1. Set Up Login Authentication Regularly

Restricting access to the business’s online information and resources requires you to set up authentication processes. Basic authentication requires a username and a password to gain access to the resource. Still, you can add additional layers of security by using the two-factor authentication (e.g., you are texted a code to enter when logging-in) and third-party authentication.

Limiting access to crucial data keeps it safer from cybercriminals, as they cannot access it easily. You should also encourage your employees to change their passwords frequently and not to use one password for all their accounts.

  1. Engage a Cybersecurity Company

A cyber security company or expert can help design and implement security protocols for your business network, ensuring it is safe from cyber-attacks. They can improve security for your data and systems by putting up firewalls, enforcing authentication protocols and controlling who has access to your data.

Questions to Start Asking Yourself

  1. Do you and your team all Use Multi-Factor Authentication to Login to All Systems?

Merely using a username and password to login to your business’s online resources is not enough. Adding a layer of security ensures your data is safe, even when a hacker gains access to a user’s login details.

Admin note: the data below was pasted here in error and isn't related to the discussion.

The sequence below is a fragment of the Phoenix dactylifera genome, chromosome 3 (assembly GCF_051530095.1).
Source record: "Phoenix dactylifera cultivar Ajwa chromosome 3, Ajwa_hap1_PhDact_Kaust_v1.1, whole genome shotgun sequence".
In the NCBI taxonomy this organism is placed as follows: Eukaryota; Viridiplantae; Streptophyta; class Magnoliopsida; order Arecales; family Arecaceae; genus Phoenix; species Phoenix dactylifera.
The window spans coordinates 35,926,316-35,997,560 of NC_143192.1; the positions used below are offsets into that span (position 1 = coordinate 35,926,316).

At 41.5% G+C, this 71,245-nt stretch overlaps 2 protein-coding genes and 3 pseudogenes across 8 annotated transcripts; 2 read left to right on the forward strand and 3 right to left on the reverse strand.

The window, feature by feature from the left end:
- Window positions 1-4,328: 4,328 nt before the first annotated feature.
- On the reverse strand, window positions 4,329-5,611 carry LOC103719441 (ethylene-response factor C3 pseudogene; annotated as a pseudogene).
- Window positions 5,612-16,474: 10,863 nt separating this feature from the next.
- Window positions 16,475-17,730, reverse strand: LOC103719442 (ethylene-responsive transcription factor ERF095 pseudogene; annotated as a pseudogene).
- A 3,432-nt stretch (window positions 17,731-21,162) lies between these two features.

1. Are you and your team aware on how to Spot Malicious Emails?
  2. Do You Have Regular Security Checks on Your Systems?

Keeping your systems secure is not a one-time job. A very secure system today can have a massive vulnerability tomorrow. Perform regular risk assessments to your systems and networks to ensure any new vulnerabilities are addressed before cyber criminals can exploit them.

This blog has been compiled on the basis of general information current at the time of publication and reflects an opinion only and is not intended to provide anything other than an opinion at any timeYour specific circumstances as well as any changes in circumstances after publication may affect the relevance, completeness or accuracy of this information. To the maximum extent permitted by law, we disclaim all liability for any errors or omissions contained in this information or any failure to update or correct this information. It is your responsibility to assess and verify the accuracy, completeness, currency and reliability of the information on this website, and to seek professional advice where necessary. Nothing contained on this website is to be interpreted as a recommendation to use any product, process or formulation or any information on this website. For clarity, Borrie Financial Group does not recommend any material, products or services of any third parties.